Time To Wake Up: The Economic Case for Climate Action
As-prepared for delivery
I am grateful to join my colleague Senator Warren today to discuss the financial and economic risks posed by climate change. You just heard her lay out a powerful case. Given the gravity of these risks, and our recent experience of the 2008 financial crisis, we should be doing everything we can to prevent another economic meltdown.
We know exactly what we need to do to mitigate these economic threats. We need to transition from polluting fossil fuels to clean renewable energy. And we can do this simply by giving renewables a fair market chance against the gigantic public subsidies on which the fossil fuel industry floats.
Put a price on carbon emissions, so the price of the polluting product reflects its pollution costs to society, is the Economics 101 answer.
Fossil fuel producers are desperate to duck the costs of their pollution. They want to protect this massive market failure. Why do you suppose they are the biggest special-interest political force in the world?
Look over in the House, where just recently an army of fossil fuel lobbyists and front groups pushed through an industry-scripted resolution declaring — falsely — that pricing carbon would be bad for the American economy. All but eight House Republicans voted the way the industry instructed; for a resolution that was politically correct, in a polluter-obedient kind of way, but was factually false.
Today, in my 217th Time To Wake Up climate speech, I’ll relate recent testimony of a prominent and well-respected economics professor, the Nobel prize winner, Joseph Stiglitz. Unlike all the cheap political chicanery around that House resolution, Professor Stiglitz’s views were presented under oath, and subject to cross-examination.
Fat chance the climate deniers ever let themselves get cross-examined, under oath. Truth is kryptonite for them.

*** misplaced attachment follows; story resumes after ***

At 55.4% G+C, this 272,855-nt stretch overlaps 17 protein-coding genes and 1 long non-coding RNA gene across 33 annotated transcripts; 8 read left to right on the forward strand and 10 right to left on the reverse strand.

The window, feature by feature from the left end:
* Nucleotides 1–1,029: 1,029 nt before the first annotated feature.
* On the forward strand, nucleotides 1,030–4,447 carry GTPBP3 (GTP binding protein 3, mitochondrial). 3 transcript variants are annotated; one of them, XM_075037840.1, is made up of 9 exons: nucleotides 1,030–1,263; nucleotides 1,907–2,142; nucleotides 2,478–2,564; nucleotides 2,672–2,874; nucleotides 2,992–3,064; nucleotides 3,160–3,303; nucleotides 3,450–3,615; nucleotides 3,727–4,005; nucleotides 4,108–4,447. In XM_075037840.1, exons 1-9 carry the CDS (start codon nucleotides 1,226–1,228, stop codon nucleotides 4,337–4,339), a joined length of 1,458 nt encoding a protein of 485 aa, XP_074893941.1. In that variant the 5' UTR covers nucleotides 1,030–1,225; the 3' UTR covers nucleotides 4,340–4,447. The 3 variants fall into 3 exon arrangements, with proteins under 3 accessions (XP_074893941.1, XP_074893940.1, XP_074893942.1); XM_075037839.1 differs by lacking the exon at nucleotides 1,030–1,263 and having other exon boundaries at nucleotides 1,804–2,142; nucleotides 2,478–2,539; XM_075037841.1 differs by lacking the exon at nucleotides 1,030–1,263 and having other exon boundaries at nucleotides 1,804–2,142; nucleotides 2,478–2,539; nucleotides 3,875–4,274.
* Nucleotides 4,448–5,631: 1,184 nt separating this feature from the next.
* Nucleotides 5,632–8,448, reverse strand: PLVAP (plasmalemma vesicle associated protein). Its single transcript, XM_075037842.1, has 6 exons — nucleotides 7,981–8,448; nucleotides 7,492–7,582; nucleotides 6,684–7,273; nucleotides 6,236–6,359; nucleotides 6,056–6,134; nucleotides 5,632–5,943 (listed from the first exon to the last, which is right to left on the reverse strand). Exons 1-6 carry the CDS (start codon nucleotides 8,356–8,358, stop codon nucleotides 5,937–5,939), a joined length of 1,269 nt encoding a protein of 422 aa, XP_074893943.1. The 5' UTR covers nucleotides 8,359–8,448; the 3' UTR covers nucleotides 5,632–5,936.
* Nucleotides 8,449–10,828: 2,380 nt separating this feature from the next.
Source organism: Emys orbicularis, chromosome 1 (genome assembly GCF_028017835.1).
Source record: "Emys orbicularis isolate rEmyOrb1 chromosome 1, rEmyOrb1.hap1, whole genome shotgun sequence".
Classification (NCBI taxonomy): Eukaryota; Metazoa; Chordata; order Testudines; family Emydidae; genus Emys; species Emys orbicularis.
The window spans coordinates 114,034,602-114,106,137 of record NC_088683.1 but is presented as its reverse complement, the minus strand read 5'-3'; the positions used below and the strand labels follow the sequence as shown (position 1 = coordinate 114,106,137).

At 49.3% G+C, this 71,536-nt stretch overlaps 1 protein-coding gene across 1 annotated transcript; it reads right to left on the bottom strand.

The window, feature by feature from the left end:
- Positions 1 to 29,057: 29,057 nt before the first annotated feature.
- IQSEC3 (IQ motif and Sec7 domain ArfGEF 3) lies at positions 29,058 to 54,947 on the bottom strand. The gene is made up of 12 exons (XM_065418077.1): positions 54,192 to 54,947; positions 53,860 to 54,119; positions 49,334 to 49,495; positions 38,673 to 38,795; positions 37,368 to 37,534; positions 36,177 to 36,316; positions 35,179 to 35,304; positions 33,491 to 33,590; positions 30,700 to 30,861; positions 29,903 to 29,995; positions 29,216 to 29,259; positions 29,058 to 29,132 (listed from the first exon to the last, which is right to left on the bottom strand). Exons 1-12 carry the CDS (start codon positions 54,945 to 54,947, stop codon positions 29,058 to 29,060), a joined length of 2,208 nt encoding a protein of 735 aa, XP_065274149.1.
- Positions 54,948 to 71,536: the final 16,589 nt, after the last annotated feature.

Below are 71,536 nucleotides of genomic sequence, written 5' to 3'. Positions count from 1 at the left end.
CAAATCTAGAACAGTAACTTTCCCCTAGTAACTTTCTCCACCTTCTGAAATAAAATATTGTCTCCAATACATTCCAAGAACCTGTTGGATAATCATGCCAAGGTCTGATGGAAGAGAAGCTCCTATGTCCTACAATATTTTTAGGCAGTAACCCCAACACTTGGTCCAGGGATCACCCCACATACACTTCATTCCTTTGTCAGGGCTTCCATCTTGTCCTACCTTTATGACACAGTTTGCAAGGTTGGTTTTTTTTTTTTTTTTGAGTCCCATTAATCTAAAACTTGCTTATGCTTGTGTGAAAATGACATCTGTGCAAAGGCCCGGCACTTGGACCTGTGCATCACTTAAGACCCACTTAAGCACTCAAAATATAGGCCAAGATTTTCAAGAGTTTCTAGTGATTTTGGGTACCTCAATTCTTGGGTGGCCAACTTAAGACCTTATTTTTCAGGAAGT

Stiglitz’s expert report came in Juliana v. United States, a case where the plaintiffs are children, suing the United States government for violating their constitutional rights, through a knowing failure to protect them from the costs of unlimited carbon emissions.
Stiglitz’s testimony asserts:
[The U.S. government’s] continuing support and perpetuation of a national fossil fuel-based energy system and continuing delay in addressing climate change is saddling and will continue to saddle Youth Plaintiffs with an enormous cost burden, as well as tremendous risks, which is causing substantial harm to the economic and personal well-being and security of Youth Plaintiffs.
Obviously, when Stiglitz talks about “Youth Plaintiffs,” his testimony covers all the children and future generations who will bear the terrible, foreseeable costs of climate havoc.
In particular, Stiglitz notes that “rising sea levels will lead to massive reductions in property value” and that children and future generations will have to “bear the enormous cost of relocating the people and infrastructure that are now on this [inundated] land to higher ground.” This testimony echoes warnings I have related in recent speeches about a looming coastal property value crash — warnings from sources as diverse as Freddie Mac, the Union of Concerned Scientists, and insurance trade publications. Peer-reviewed research shows a gap emerging between coastal and inland property values, which you’d expect as an early warning signal.
But Stiglitz’s report isn’t gloom and doom; it actually shows economic gains result from a wise transition to sustainable energy sources. Stiglitz writes:
[R]etrofitting the global economy for climate change would help to restore aggregate demand and growth. [C]limate policies, if well designed and implemented, are consistent with growth, development, and poverty reduction. The transition to a low-carbon economy is potentially a powerful, attractive, and sustainable growth story, marked by higher resilience, more innovation, more livable cities, robust agriculture, and stronger ecosystems.
Think about that. The fossil fuel industry and its phony front groups cook up a phony hobgoblin of economic harm that just so happens to protect the industry at the expense of everyone else. Here’s a Nobel-prize-winner economist telling us that shifting to renewable energy will actually help us grow the economy.
The need for this transition is also echoed in warnings I’ve spoken about concerning a “carbon bubble” and crash.
Why does the clean-energy economy grow? Same reason the economy grew when we went from horse and buggy to automobile, or landline to cellphones.
The key word is innovation; “more innovation.” Renewable energy, electric cars, battery storage, carbon capture, energy efficiency, low-carbon and zero-carbon fuels – these are technologies of the future, promising millions of great jobs. The question is whether these will be American technologies and American jobs, or whether China, Germany, Japan, and other countries will win the transition to a low-carbon economy.